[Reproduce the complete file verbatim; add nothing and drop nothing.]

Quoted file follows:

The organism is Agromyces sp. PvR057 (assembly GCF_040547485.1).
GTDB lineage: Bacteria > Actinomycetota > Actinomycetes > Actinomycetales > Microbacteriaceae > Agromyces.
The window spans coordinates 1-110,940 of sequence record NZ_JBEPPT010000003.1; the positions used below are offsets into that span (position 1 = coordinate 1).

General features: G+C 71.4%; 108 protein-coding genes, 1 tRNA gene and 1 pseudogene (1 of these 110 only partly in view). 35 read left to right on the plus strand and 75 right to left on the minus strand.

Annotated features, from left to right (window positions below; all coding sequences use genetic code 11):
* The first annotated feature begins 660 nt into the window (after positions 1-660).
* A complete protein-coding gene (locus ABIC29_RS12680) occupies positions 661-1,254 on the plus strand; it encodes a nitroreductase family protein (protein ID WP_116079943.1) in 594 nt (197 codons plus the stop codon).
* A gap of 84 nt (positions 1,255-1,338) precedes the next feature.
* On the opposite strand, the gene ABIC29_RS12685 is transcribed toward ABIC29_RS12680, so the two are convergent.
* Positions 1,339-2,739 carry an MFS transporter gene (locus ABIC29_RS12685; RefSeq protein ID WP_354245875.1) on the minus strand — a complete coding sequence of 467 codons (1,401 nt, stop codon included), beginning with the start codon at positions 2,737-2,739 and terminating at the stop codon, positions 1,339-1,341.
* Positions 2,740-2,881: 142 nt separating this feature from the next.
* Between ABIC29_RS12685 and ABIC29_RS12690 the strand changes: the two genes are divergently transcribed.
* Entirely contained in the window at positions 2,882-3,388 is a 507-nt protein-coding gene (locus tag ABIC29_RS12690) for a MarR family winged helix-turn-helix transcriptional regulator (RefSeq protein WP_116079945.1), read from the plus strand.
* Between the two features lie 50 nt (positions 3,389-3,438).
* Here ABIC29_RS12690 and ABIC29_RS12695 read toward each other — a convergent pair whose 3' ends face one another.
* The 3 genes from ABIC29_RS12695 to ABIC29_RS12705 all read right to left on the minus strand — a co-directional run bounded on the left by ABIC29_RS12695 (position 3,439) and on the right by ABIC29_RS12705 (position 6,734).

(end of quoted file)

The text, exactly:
The organism is Agromyces sp. PvR057 (assembly GCF_040547485.1).
GTDB lineage: Bacteria > Actinomycetota > Actinomycetes > Actinomycetales > Microbacteriaceae > Agromyces.
The window spans coordinates 1-110,940 of sequence record NZ_JBEPPT010000003.1; the positions used below are offsets into that span (position 1 = coordinate 1).

General features: G+C 71.4%; 108 protein-coding genes, 1 tRNA gene and 1 pseudogene (1 of these 110 only partly in view). 35 read left to right on the plus strand and 75 right to left on the minus strand.

Annotated features, from left to right (window positions below; all coding sequences use genetic code 11):
* The first annotated feature begins 660 nt into the window (after positions 1-660).
* A complete protein-coding gene (locus ABIC29_RS12680) occupies positions 661-1,254 on the plus strand; it encodes a nitroreductase family protein (protein ID WP_116079943.1) in 594 nt (197 codons plus the stop codon).
* A gap of 84 nt (positions 1,255-1,338) precedes the next feature.
* On the opposite strand, the gene ABIC29_RS12685 is transcribed toward ABIC29_RS12680, so the two are convergent.
* Positions 1,339-2,739 carry an MFS transporter gene (locus ABIC29_RS12685; RefSeq protein ID WP_354245875.1) on the minus strand — a complete coding sequence of 467 codons (1,401 nt, stop codon included), beginning with the start codon at positions 2,737-2,739 and terminating at the stop codon, positions 1,339-1,341.
* Positions 2,740-2,881: 142 nt separating this feature from the next.
* Between ABIC29_RS12685 and ABIC29_RS12690 the strand changes: the two genes are divergently transcribed.
* Entirely contained in the window at positions 2,882-3,388 is a 507-nt protein-coding gene (locus tag ABIC29_RS12690) for a MarR family winged helix-turn-helix transcriptional regulator (RefSeq protein WP_116079945.1), read from the plus strand.
* Between the two features lie 50 nt (positions 3,389-3,438).
* Here ABIC29_RS12690 and ABIC29_RS12695 read toward each other — a convergent pair whose 3' ends face one another.
* The 3 genes from ABIC29_RS12695 to ABIC29_RS12705 all read right to left on the minus strand — a co-directional run bounded on the left by ABIC29_RS12695 (position 3,439) and on the right by ABIC29_RS12705 (position 6,734).